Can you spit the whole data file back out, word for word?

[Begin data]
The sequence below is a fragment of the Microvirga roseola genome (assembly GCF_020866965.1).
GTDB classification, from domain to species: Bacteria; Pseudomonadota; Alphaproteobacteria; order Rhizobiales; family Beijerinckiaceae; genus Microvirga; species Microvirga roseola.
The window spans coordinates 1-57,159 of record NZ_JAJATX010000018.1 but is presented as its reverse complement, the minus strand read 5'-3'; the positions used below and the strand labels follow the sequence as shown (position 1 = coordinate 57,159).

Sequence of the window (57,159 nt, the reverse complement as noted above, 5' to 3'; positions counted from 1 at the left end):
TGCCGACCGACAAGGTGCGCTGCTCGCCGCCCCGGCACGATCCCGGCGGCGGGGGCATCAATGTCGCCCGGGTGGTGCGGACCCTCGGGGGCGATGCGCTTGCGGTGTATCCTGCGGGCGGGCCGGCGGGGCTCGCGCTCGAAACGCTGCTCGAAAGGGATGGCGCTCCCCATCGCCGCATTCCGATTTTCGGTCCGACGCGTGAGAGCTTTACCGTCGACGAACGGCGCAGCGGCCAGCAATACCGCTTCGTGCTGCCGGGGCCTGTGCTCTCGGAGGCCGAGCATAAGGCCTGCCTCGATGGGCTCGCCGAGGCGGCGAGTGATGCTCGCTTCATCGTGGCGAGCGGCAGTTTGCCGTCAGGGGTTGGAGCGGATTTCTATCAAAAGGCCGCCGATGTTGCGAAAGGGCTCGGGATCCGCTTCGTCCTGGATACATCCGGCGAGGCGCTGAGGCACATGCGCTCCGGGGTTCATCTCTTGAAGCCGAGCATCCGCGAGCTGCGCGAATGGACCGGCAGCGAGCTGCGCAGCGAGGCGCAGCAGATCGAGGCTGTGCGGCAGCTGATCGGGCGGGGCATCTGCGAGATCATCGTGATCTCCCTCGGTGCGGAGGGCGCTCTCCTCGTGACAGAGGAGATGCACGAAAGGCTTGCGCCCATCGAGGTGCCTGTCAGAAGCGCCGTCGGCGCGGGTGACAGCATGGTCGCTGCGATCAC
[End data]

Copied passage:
The sequence below is a fragment of the Microvirga roseola genome (assembly GCF_020866965.1).
GTDB classification, from domain to species: Bacteria; Pseudomonadota; Alphaproteobacteria; order Rhizobiales; family Beijerinckiaceae; genus Microvirga; species Microvirga roseola.
The window spans coordinates 1-57,159 of record NZ_JAJATX010000018.1 but is presented as its reverse complement, the minus strand read 5'-3'; the positions used below and the strand labels follow the sequence as shown (position 1 = coordinate 57,159).

Sequence of the window (57,159 nt, the reverse complement as noted above, 5' to 3'; positions counted from 1 at the left end):
TGCCGACCGACAAGGTGCGCTGCTCGCCGCCCCGGCACGATCCCGGCGGCGGGGGCATCAATGTCGCCCGGGTGGTGCGGACCCTCGGGGGCGATGCGCTTGCGGTGTATCCTGCGGGCGGGCCGGCGGGGCTCGCGCTCGAAACGCTGCTCGAAAGGGATGGCGCTCCCCATCGCCGCATTCCGATTTTCGGTCCGACGCGTGAGAGCTTTACCGTCGACGAACGGCGCAGCGGCCAGCAATACCGCTTCGTGCTGCCGGGGCCTGTGCTCTCGGAGGCCGAGCATAAGGCCTGCCTCGATGGGCTCGCCGAGGCGGCGAGTGATGCTCGCTTCATCGTGGCGAGCGGCAGTTTGCCGTCAGGGGTTGGAGCGGATTTCTATCAAAAGGCCGCCGATGTTGCGAAAGGGCTCGGGATCCGCTTCGTCCTGGATACATCCGGCGAGGCGCTGAGGCACATGCGCTCCGGGGTTCATCTCTTGAAGCCGAGCATCCGCGAGCTGCGCGAATGGACCGGCAGCGAGCTGCGCAGCGAGGCGCAGCAGATCGAGGCTGTGCGGCAGCTGATCGGGCGGGGCATCTGCGAGATCATCGTGATCTCCCTCGGTGCGGAGGGCGCTCTCCTCGTGACAGAGGAGATGCACGAAAGGCTTGCGCCCATCGAGGTGCCTGTCAGAAGCGCCGTCGGCGCGGGTGACAGCATGGTCGCTGCGATCAC